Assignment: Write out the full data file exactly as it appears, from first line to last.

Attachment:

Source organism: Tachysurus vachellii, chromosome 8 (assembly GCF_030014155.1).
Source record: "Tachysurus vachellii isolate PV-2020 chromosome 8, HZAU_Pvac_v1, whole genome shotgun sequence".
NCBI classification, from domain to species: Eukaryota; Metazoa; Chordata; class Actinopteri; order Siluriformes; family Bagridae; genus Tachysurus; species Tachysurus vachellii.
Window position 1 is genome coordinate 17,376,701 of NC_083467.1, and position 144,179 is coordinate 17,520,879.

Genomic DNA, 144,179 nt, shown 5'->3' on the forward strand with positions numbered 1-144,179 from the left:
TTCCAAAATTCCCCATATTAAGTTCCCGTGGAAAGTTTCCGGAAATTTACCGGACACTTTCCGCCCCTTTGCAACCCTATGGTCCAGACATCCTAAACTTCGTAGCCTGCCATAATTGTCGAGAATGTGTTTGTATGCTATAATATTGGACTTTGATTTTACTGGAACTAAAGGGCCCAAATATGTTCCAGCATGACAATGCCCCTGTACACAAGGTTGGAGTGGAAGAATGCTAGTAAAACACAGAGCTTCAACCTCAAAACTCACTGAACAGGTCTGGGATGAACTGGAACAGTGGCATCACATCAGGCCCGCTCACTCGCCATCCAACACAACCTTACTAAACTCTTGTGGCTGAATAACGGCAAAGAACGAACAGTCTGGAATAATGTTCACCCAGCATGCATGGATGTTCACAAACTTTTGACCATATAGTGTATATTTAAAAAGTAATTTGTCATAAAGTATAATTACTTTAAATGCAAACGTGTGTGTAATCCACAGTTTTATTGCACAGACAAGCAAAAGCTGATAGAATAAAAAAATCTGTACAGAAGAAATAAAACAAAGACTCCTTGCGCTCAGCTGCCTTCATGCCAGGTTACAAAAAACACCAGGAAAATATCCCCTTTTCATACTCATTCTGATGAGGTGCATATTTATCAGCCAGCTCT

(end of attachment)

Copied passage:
Source organism: Tachysurus vachellii, chromosome 8 (assembly GCF_030014155.1).
Source record: "Tachysurus vachellii isolate PV-2020 chromosome 8, HZAU_Pvac_v1, whole genome shotgun sequence".
NCBI classification, from domain to species: Eukaryota; Metazoa; Chordata; class Actinopteri; order Siluriformes; family Bagridae; genus Tachysurus; species Tachysurus vachellii.
Window position 1 is genome coordinate 17,376,701 of NC_083467.1, and position 144,179 is coordinate 17,520,879.

Genomic DNA, 144,179 nt, shown 5'->3' on the forward strand with positions numbered 1-144,179 from the left:
TTCCAAAATTCCCCATATTAAGTTCCCGTGGAAAGTTTCCGGAAATTTACCGGACACTTTCCGCCCCTTTGCAACCCTATGGTCCAGACATCCTAAACTTCGTAGCCTGCCATAATTGTCGAGAATGTGTTTGTATGCTATAATATTGGACTTTGATTTTACTGGAACTAAAGGGCCCAAATATGTTCCAGCATGACAATGCCCCTGTACACAAGGTTGGAGTGGAAGAATGCTAGTAAAACACAGAGCTTCAACCTCAAAACTCACTGAACAGGTCTGGGATGAACTGGAACAGTGGCATCACATCAGGCCCGCTCACTCGCCATCCAACACAACCTTACTAAACTCTTGTGGCTGAATAACGGCAAAGAACGAACAGTCTGGAATAATGTTCACCCAGCATGCATGGATGTTCACAAACTTTTGACCATATAGTGTATATTTAAAAAGTAATTTGTCATAAAGTATAATTACTTTAAATGCAAACGTGTGTGTAATCCACAGTTTTATTGCACAGACAAGCAAAAGCTGATAGAATAAAAAAATCTGTACAGAAGAAATAAAACAAAGACTCCTTGCGCTCAGCTGCCTTCATGCCAGGTTACAAAAAACACCAGGAAAATATCCCCTTTTCATACTCATTCTGATGAGGTGCATATTTATCAGCCAGCTCT